Enviva Forest Conservation Fund

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Bottomland Hardwoods Task Force

 

Enviva Forest Conservation Fund

In partnership with the U.S. Endowment for Forestry and Communities

“I applaud the U.S. Endowment and Enviva for this innovative and positive agreement to ensure conservation and management of our critical forested wetland habitats. This agreement is the model of how corporate America can and should work to truly define sustainability for the future.” —H. Dale Hall, CEO, Ducks Unlimited Inc./Former Director, U.S. Fish and Wildlife Service

The Enviva Forest Conservation Fund (EFCF) is a $5 million, 10-year initiative designed to protect and conserve tens of thousands of acres of sensitive bottomland forests in northeast North Carolina and southeast Virginia.

Screen Shot 2017-01-13 at 11.44.50 AMThe EFCF, which is being administered by the U.S. Endowment for Forestry and Communities (Endowment), will award matching-fund grants to nonprofit organizations to protect ecologically sensitive areas and conserve working forests over the next decade. The goal is to attract additional conservation investments to the region and preserve 35,000 acres of bottomland forests.

At its outset, the EFCF will focus on about 35 North Carolina and Virginia counties that include 6 million acres of forests of all types. Of this total, about 20 percent are bottomland forests – low-lying, marshy areas near rivers and streams that are home to tree species such as cypress, gum and oak. This area is also home to three wood pellet production facilities and a deep-water marine terminal owned by Enviva.

In addition to the $5 million grant program, the EFCF also includes two other initiatives that will protect the region’s forests and environmentally sensitive areas.

First, through consultation with leading academic and environmental organizations, the Endowment has identified four specific bottomland forest ecosystems that will be priority conservation targets. Enviva does not take wood from these sensitive areas and is working with its suppliers and landowners to preserve them.

Second, the Endowment has appointed a panel of experts to develop enhanced, science-based forestry practices for working bottomland forests. This “blue-ribbon committee” will recommend specific policies and procedures that Enviva intends to incorporate into its supply practices.

The 2017 Enviva Forest Conservation Fund grant recipients are:

  • Ducks Unlimited: The Fund is providing $175,000 to assist with the acquisition of more than 6,000 acres in Camden County, North Carolina. The property is designated as wetlands and includes pocosins and Atlantic white cedar stands, which are bottomland forest ecosystems that the Fund has designated as priority conservation targets. Once acquired, this property will be owned by the state and open to the public as a Wildlife Management Area.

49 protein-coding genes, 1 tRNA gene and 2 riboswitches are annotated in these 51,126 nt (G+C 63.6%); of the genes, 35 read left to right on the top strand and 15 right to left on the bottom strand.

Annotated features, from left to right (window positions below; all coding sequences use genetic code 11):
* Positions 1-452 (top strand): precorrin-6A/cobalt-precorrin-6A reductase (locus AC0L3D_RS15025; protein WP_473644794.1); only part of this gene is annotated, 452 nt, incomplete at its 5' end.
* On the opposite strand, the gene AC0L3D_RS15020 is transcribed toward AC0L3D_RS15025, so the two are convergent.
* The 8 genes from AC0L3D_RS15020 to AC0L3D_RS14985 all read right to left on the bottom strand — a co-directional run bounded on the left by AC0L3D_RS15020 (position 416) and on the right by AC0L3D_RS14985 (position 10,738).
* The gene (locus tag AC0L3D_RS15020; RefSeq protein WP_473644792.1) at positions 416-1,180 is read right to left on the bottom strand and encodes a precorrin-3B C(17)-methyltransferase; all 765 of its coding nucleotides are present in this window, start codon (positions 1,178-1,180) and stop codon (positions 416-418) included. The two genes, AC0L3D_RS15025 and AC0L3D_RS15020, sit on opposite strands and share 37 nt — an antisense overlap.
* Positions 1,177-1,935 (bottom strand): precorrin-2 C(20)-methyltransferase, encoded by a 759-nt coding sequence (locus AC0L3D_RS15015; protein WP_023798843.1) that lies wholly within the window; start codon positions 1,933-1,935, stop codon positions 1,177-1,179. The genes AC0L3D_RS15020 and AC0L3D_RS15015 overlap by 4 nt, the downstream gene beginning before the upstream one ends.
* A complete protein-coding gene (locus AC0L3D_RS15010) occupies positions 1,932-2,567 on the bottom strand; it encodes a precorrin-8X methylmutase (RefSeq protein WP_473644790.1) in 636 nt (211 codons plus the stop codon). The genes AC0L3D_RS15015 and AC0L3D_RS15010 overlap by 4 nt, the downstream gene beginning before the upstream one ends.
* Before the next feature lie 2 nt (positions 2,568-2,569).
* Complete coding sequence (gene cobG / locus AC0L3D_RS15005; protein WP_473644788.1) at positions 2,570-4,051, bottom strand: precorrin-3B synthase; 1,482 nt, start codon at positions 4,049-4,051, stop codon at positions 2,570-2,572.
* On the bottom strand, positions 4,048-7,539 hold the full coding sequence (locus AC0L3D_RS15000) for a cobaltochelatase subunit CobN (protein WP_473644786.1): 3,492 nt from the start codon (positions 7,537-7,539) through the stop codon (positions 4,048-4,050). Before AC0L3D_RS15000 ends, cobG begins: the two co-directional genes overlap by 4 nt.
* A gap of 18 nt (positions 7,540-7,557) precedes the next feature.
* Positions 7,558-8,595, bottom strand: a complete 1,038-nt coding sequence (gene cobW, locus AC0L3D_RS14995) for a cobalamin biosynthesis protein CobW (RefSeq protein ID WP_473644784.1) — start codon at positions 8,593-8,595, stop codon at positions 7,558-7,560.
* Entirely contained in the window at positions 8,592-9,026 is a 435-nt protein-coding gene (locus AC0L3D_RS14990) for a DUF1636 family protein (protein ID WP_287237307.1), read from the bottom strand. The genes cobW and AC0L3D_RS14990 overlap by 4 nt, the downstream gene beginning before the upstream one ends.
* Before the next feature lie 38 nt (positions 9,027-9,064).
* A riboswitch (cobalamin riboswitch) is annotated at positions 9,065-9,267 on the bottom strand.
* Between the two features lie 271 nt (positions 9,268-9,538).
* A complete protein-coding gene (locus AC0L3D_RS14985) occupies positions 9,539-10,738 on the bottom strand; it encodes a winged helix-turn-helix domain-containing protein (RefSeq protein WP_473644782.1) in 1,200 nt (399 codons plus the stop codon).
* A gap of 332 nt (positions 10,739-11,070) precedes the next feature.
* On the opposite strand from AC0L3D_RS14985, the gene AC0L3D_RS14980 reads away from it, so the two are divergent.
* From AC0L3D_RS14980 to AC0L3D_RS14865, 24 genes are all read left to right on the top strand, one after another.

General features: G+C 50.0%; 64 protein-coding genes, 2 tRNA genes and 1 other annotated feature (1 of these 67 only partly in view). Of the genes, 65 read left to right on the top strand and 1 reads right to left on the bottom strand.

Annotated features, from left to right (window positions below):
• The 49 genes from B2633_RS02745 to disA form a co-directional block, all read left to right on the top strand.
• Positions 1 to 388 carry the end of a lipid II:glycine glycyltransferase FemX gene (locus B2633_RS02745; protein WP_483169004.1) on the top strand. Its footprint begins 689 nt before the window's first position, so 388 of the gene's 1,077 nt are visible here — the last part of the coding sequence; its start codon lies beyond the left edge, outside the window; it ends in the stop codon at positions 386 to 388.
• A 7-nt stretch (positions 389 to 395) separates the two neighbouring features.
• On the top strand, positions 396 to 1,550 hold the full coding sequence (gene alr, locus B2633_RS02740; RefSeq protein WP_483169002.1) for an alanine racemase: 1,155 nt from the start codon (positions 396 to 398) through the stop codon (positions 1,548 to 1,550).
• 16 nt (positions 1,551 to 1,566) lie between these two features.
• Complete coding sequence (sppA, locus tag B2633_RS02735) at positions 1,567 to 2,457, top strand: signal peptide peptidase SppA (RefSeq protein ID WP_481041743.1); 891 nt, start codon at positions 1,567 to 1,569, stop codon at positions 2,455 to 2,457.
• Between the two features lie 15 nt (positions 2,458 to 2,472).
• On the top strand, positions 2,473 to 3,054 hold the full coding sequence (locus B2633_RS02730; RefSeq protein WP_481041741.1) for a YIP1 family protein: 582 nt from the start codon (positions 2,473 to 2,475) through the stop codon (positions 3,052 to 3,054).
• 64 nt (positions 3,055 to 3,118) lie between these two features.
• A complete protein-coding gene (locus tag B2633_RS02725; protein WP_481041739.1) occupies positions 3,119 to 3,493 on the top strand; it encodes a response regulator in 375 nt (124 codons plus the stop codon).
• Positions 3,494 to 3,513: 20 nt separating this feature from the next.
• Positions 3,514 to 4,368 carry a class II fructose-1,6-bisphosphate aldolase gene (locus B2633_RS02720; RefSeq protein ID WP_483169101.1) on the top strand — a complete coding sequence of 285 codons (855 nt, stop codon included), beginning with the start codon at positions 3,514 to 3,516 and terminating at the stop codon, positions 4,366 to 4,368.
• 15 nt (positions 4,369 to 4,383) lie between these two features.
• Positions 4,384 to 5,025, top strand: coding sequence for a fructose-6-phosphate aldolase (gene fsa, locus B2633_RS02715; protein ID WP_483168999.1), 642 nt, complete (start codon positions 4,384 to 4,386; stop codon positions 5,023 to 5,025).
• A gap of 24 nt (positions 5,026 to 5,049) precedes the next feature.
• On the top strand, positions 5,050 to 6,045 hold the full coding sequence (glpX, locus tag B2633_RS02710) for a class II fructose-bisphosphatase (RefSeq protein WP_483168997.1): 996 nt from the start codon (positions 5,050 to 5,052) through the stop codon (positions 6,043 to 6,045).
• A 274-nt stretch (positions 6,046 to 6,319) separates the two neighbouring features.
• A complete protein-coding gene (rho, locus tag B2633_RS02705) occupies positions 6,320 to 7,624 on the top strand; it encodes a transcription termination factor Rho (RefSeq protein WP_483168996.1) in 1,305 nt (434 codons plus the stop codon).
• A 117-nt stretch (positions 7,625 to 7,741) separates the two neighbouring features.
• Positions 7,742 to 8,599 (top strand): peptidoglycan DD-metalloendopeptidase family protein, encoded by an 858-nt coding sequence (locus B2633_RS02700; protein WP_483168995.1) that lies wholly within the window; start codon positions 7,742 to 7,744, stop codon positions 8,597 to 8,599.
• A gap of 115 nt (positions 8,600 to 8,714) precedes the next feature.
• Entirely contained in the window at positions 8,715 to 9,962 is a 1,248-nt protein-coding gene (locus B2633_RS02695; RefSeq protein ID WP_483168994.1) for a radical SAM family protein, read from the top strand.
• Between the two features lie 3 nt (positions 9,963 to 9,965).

• North Carolina Coastal Land Trust: The Fund is providing $200,000 to help acquire 1,000 acres in Bertie County, North Carolina, for creation of a new State Natural Area with public access. The property includes a mature cypress-gum swamp along the Chowan River and Salmon Creek. It also is the site of an archaeological study to determine if this property is where members of the Roanoke Island “lost colonists” may have relocated for a time.
  • Virginia Department of Forestry: The Fund is providing $125,000 to support a conservation easement on more than 1,000 acres in Sussex County, Virginia. This project blends working forest uses with permanent protection of bottomland forests including mature cypress/tupelo stands and a natural area set-aside to protect the state rare Savanna Panic Grass (Phanopyrum gymnocarpon).

The 2016 Enviva Forest Conservation Fund grant recipients are:

  • The Nature Conservancy North Carolina Chapter, to assist with acquisition of 1,294 acres of forested wetland in the floodplain of the Roanoke River, Washington County, North Carolina. The property will be protected as part of The Nature Conservancy’s Roanoke River Preserve and includes extensive stands of cypress-tupelo and Atlantic white cedar forests;
  • The Triangle Land Conservancy, to help finance purchase of a permanent conservation easement on 127 acres of bottomland hardwood forest, uplands, and lake area near Raleigh, North Carolina. The lake and wetlands on the property help filter water flowing into the Neuse River, the drinking water source for the Town of Clayton and Johnston County;
  • The Virginia Department of Conservation and Recreation, to assist with acquisition of 385 acres of hardwood bottomland, cypress-tupelo swamps and 2.6 miles of frontage along the State Scenic Nottoway River in Southampton County, Virginia. Conserving this land will provide water quality enhancement and flood storage capacity, and support a myriad of threatened and endangered flora and fauna; and
  • The Nature Conservancy Virginia Chapter, to finance a conservation easement donation of a 408-acre floodplain tract along the Meherrin River, Southampton County, Virginia. This project blends working forest uses with limited harvest designations to maintain health and condition of floodplain forest communities.

To learn more about the Enviva Forest Conservation Fund and to apply for an Enviva Forest Conservation Fund matching fund grant, please visit www.envivaforestfund.org.